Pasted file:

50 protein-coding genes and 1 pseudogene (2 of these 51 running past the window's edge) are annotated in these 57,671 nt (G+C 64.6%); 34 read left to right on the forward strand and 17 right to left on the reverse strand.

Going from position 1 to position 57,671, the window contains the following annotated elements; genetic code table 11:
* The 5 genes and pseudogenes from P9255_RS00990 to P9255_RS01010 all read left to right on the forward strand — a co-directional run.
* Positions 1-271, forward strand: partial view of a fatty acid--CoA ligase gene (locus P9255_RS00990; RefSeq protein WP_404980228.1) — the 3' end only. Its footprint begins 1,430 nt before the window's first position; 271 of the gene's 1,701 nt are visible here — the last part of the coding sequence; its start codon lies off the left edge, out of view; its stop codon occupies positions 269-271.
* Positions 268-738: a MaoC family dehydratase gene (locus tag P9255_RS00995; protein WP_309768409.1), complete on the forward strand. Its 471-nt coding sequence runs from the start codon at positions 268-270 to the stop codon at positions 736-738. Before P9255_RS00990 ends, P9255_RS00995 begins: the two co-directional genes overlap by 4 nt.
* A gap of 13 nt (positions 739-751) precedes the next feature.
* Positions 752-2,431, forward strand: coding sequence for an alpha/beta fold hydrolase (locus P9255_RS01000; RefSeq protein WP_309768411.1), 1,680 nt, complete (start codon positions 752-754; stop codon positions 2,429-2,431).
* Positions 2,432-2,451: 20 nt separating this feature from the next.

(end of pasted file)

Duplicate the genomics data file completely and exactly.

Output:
50 protein-coding genes and 1 pseudogene (2 of these 51 running past the window's edge) are annotated in these 57,671 nt (G+C 64.6%); 34 read left to right on the forward strand and 17 right to left on the reverse strand.

Going from position 1 to position 57,671, the window contains the following annotated elements; genetic code table 11:
* The 5 genes and pseudogenes from P9255_RS00990 to P9255_RS01010 all read left to right on the forward strand — a co-directional run.
* Positions 1-271, forward strand: partial view of a fatty acid--CoA ligase gene (locus P9255_RS00990; RefSeq protein WP_404980228.1) — the 3' end only. Its footprint begins 1,430 nt before the window's first position; 271 of the gene's 1,701 nt are visible here — the last part of the coding sequence; its start codon lies off the left edge, out of view; its stop codon occupies positions 269-271.
* Positions 268-738: a MaoC family dehydratase gene (locus tag P9255_RS00995; protein WP_309768409.1), complete on the forward strand. Its 471-nt coding sequence runs from the start codon at positions 268-270 to the stop codon at positions 736-738. Before P9255_RS00990 ends, P9255_RS00995 begins: the two co-directional genes overlap by 4 nt.
* A gap of 13 nt (positions 739-751) precedes the next feature.
* Positions 752-2,431, forward strand: coding sequence for an alpha/beta fold hydrolase (locus P9255_RS01000; RefSeq protein WP_309768411.1), 1,680 nt, complete (start codon positions 752-754; stop codon positions 2,429-2,431).
* Positions 2,432-2,451: 20 nt separating this feature from the next.